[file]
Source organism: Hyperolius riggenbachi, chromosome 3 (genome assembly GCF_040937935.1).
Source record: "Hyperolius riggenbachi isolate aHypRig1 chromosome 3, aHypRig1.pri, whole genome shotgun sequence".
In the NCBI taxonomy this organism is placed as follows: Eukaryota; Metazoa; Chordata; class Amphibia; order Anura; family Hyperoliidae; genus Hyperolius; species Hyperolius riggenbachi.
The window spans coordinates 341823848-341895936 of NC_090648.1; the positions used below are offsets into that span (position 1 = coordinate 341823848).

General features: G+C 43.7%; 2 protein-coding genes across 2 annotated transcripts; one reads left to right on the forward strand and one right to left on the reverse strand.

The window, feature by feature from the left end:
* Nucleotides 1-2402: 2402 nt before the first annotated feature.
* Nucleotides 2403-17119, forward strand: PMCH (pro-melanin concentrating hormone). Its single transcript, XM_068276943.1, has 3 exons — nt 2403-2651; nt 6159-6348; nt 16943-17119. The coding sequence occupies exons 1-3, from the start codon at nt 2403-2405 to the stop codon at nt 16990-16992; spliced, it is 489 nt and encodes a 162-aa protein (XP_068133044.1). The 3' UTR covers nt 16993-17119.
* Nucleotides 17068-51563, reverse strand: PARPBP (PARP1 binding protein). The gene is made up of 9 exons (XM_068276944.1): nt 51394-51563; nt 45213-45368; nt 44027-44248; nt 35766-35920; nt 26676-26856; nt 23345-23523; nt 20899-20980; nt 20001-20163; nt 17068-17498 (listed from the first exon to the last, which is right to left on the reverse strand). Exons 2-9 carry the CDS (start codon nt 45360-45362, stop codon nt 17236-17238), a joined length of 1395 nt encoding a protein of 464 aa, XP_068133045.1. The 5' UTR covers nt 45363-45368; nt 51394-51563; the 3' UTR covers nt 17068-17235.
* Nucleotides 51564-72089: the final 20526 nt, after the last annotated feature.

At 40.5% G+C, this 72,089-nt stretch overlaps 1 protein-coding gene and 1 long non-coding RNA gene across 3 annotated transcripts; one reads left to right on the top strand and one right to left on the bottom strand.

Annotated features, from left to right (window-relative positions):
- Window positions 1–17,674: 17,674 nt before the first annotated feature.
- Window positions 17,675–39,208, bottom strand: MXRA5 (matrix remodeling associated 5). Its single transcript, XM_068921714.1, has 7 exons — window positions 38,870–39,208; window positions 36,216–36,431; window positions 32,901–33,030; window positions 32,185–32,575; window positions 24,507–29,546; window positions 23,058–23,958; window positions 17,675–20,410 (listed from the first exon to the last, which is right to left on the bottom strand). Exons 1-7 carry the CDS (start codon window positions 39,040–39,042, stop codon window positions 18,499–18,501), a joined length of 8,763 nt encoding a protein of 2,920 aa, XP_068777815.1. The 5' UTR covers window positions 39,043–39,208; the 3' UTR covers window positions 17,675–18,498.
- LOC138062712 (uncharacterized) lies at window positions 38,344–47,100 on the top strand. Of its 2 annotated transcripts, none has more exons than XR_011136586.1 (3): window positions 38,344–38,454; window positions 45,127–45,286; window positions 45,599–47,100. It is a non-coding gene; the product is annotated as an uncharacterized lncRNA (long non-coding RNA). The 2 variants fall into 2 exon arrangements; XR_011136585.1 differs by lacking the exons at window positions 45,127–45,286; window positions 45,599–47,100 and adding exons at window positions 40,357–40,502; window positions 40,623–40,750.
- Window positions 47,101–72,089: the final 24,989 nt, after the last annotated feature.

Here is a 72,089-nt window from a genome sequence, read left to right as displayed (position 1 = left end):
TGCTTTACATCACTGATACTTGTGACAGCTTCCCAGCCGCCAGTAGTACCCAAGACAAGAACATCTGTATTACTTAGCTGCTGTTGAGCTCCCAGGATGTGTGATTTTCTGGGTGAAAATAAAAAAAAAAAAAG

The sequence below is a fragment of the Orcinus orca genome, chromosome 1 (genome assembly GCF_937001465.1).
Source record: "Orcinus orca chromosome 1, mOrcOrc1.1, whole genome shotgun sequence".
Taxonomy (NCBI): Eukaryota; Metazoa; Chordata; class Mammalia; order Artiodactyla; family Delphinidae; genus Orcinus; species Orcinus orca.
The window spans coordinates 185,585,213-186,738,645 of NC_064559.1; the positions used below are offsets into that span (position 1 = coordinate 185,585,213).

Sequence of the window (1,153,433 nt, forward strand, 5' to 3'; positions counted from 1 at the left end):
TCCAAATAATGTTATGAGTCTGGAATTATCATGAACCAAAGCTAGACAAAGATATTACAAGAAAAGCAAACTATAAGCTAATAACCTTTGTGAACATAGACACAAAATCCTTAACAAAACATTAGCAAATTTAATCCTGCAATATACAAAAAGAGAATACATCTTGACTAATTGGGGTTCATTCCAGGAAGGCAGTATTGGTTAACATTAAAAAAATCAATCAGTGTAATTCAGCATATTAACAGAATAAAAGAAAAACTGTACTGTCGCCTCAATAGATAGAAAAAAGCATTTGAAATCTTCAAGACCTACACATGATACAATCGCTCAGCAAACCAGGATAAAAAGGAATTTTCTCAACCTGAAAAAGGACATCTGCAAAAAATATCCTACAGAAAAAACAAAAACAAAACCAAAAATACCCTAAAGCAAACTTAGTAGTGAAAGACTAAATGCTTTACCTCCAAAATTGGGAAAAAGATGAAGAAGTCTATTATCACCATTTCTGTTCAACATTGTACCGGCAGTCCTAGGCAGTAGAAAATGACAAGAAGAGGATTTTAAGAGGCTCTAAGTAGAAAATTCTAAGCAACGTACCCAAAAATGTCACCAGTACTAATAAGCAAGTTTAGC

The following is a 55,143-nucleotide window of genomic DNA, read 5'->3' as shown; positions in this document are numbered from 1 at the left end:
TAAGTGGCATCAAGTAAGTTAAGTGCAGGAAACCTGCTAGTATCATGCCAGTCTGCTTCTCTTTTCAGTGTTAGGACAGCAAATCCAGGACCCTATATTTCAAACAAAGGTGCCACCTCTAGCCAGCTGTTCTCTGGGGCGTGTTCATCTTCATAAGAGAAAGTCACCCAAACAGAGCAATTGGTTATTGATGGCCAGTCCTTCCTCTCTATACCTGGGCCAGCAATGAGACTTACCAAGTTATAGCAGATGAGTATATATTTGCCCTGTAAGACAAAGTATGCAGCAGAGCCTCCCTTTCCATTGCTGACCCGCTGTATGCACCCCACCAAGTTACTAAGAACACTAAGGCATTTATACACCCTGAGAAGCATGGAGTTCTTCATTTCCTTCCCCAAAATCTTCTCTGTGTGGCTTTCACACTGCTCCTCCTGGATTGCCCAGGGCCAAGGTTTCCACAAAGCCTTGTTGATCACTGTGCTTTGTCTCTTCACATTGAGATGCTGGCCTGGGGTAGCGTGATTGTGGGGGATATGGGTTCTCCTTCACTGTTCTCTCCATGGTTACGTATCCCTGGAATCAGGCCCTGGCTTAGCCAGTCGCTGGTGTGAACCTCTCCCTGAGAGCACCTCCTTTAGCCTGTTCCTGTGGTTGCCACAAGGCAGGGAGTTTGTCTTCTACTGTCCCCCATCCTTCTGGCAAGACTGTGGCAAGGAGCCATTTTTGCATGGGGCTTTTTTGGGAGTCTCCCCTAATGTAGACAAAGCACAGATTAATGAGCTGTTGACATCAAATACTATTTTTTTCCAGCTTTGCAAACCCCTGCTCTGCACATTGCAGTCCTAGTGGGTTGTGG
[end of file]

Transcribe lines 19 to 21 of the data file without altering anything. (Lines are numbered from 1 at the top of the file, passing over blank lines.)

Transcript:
The sequence below is a fragment of the Orcinus orca genome, chromosome 1 (genome assembly GCF_937001465.1).
Source record: "Orcinus orca chromosome 1, mOrcOrc1.1, whole genome shotgun sequence".
Taxonomy (NCBI): Eukaryota; Metazoa; Chordata; class Mammalia; order Artiodactyla; family Delphinidae; genus Orcinus; species Orcinus orca.